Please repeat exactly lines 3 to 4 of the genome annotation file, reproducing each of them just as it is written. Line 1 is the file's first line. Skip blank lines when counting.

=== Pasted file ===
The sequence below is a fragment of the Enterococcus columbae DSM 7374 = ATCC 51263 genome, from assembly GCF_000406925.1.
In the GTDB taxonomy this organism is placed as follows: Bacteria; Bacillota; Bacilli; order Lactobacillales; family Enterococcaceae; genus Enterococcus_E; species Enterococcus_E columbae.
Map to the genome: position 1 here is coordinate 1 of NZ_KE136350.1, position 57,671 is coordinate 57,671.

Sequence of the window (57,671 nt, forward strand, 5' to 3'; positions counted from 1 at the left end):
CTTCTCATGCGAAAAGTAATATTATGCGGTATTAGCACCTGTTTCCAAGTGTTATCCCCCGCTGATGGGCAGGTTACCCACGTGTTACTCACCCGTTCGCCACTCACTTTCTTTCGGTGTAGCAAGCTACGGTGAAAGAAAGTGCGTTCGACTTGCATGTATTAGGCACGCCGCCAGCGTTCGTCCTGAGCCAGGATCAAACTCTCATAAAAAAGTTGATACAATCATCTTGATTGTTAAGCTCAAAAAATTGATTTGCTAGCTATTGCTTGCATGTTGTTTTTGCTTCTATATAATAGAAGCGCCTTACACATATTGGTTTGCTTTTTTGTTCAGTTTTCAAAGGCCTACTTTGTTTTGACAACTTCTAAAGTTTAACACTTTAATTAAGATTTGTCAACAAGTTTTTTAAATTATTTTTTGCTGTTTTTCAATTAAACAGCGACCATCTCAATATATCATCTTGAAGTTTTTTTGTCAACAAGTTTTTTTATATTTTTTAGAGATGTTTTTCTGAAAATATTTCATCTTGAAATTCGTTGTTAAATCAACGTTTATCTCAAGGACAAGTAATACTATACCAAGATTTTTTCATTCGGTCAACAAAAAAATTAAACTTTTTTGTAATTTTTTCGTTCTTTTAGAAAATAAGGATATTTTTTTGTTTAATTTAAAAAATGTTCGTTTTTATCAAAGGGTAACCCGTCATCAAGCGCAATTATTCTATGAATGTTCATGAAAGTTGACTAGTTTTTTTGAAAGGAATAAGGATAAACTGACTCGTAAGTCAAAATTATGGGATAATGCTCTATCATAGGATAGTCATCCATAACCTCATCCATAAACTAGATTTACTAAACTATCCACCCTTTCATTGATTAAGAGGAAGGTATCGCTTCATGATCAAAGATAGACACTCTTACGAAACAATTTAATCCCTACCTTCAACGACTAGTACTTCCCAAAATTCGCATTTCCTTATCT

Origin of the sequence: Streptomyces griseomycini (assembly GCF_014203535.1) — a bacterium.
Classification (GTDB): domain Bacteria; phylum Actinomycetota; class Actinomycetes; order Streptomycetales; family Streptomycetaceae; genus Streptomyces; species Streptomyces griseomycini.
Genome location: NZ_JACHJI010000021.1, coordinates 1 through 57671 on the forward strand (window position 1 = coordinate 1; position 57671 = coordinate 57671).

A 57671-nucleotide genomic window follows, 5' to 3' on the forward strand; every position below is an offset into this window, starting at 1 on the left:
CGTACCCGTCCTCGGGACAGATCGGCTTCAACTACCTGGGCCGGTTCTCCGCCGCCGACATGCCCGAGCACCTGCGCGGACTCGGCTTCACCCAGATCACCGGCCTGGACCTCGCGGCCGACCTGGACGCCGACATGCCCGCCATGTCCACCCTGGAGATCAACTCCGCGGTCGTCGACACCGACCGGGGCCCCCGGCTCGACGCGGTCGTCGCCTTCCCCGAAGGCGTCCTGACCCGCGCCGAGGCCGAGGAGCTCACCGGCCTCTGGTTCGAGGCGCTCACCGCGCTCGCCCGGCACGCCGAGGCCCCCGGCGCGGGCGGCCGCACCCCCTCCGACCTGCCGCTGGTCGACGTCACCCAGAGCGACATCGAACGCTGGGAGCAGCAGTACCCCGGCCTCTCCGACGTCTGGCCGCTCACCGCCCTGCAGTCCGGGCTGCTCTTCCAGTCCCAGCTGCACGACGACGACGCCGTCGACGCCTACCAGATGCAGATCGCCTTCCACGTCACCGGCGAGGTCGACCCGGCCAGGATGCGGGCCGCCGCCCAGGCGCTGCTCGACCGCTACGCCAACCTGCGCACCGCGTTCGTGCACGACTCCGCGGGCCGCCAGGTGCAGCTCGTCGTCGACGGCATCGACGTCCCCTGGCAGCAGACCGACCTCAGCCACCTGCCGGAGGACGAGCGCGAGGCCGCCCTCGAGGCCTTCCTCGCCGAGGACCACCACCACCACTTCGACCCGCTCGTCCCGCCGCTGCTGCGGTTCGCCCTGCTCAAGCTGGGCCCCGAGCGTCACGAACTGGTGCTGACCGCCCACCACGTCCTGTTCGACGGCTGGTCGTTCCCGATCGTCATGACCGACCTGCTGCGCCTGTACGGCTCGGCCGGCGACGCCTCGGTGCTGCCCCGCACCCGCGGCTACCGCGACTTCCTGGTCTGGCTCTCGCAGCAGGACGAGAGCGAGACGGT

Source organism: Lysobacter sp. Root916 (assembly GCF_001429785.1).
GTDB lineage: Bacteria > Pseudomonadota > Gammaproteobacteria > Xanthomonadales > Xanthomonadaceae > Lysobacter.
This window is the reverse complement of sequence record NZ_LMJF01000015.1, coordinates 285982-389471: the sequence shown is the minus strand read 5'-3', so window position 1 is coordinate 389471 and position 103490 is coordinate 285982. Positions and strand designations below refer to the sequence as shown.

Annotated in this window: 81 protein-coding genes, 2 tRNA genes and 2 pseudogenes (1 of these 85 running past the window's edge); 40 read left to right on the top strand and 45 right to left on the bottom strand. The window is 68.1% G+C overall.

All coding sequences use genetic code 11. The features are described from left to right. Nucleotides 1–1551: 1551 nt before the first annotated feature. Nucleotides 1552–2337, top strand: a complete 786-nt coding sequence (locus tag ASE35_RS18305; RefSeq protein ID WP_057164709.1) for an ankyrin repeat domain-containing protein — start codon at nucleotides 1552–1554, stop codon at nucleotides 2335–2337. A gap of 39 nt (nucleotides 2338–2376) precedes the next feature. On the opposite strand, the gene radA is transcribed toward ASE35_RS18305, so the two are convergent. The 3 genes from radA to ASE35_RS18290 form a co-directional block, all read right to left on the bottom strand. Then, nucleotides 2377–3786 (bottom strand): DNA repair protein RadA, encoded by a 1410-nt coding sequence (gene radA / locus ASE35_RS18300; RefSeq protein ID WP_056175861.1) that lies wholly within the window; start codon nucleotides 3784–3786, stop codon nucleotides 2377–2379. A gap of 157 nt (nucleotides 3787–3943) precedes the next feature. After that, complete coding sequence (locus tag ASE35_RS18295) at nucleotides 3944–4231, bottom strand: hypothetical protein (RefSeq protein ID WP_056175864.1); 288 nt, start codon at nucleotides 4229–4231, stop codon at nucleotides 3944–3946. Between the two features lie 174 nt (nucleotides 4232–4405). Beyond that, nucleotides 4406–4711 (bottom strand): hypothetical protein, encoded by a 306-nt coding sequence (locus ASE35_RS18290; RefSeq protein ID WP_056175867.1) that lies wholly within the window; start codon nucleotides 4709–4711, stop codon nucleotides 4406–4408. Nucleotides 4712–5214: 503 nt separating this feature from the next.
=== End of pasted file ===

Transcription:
Map to the genome: position 1 here is coordinate 1 of NZ_KE136350.1, position 57,671 is coordinate 57,671.

Sequence of the window (57,671 nt, forward strand, 5' to 3'; positions counted from 1 at the left end):